But, perhaps it was the persistent criticism from various quarters including his own father and uncle that eventually led the 39-year-old chief minister to get into the governance gear.

His courage of conviction and a new confidence level became clearly visible at the press conference he addressed on completion of one year in office when he was ready to admit his pitfalls along with his achievements. But he has no qualms about admitting his pitfalls about core areas like law and order.

“There is no denying that certain law and order issues are of serious nature and we are quite concerned about those issues,” he candidly admitted before media persons, while hastening to add with an air of confidence, “ but let me tell you that I will not allow any kind of compromise on matters related to law and order.”  

He said, “Our emphasis is going to be on large scale improvement in policing, which has surely deteriorated over the years.” 

While admitting that poor policing was largely responsible for unsatisfactory law and order, he said, “We have prepared plans for ridding the police of corruption and rough behaviour with people.”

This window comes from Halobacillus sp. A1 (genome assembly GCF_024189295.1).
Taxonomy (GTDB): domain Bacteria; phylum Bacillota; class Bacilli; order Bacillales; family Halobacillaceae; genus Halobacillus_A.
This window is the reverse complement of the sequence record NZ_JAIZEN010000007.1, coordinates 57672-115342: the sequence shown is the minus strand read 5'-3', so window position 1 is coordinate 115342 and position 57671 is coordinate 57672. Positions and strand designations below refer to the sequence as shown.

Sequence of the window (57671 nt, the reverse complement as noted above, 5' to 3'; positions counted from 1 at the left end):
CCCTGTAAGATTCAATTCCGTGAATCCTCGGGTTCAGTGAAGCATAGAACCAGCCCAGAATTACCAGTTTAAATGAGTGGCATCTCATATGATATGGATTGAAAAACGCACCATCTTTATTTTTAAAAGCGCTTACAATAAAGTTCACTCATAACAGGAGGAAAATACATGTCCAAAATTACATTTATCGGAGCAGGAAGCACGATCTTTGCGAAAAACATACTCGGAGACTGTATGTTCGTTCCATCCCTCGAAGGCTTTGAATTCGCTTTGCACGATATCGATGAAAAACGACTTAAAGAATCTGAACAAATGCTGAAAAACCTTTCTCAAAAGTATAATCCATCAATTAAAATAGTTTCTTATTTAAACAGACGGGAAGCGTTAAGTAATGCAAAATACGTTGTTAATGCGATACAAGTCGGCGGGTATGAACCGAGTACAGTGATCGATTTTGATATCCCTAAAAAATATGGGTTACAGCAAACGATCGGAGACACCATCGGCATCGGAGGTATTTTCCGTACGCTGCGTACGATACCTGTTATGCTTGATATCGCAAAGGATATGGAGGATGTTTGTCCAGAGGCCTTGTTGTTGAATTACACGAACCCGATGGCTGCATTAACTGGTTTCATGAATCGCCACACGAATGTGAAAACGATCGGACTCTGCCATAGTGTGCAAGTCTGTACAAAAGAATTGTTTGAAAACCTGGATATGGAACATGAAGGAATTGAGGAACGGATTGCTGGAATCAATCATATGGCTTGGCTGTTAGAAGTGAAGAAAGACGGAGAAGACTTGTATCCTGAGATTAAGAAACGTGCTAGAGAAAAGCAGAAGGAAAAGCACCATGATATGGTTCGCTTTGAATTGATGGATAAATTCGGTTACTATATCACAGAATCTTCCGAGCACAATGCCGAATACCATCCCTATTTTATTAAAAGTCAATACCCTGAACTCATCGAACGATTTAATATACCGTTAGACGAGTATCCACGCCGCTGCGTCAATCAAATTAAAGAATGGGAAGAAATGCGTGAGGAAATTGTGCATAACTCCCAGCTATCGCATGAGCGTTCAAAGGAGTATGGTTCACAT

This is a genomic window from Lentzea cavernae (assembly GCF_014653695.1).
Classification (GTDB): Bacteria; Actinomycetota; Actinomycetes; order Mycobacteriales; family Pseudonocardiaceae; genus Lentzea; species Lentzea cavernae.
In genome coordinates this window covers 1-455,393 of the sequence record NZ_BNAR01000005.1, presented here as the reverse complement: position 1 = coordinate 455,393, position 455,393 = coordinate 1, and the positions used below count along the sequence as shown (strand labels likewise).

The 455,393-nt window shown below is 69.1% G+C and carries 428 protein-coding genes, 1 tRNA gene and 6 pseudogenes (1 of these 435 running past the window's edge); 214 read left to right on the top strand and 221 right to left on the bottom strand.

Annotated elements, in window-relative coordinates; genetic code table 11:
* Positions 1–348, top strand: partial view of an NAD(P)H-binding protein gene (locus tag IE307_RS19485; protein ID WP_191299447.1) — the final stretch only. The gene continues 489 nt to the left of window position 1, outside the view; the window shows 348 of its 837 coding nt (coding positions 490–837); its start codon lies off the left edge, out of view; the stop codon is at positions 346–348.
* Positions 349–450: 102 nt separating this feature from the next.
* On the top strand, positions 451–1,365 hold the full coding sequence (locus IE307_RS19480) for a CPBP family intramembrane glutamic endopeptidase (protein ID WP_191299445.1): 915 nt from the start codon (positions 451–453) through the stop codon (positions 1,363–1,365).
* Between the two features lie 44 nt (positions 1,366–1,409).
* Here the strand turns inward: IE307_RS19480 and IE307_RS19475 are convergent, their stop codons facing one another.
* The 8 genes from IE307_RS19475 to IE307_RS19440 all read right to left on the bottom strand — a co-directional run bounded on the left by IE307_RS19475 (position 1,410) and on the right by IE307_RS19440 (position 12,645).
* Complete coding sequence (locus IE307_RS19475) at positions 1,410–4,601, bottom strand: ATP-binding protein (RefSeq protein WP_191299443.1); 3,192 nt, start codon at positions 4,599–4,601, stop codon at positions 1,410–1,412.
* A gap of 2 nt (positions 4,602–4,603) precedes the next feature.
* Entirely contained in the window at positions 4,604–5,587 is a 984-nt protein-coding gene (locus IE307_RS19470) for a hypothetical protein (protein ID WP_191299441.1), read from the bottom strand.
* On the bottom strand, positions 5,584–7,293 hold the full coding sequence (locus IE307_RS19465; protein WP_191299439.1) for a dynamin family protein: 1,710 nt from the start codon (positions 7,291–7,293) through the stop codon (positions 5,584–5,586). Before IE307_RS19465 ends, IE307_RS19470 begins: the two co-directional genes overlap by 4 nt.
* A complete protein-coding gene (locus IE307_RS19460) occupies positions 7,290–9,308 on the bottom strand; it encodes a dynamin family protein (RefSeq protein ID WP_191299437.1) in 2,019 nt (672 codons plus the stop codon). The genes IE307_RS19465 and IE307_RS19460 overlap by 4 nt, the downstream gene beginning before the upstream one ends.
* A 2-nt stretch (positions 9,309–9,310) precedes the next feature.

Will that assertion come to a halt like it did after the snub to D P Yadav or is Akhilesh now actually all set for a transformation? That’s the million dollar question.

Considering the high stakes of the Samajwadi Party in the forthcoming Lok Sabha elections -- that are not very far away -- Akhilesh is unlikely to leave any stone unturned to prove that he means business. His father, Mulayam Singh Yadav -- who has often been blamed for doing the back-seat driving with a leash -- also needs to realise that it was high time he gave a free hand to the son.

Evidently, this was Mulayam’s last chance to fulfil his long cherished dream of riding on to the prime minister’s chair. Sure enough, his son’s performance on the hot seat of UP CM would remain crucial in paving way for realization of that dream. And once the father frees all the shackles, the uncles too would have no choice but to follow course.

Sure enough, that would not only make or unmake the young chief minister, but also establish or demolish the Samajwadi Party.

Sharat Pradhan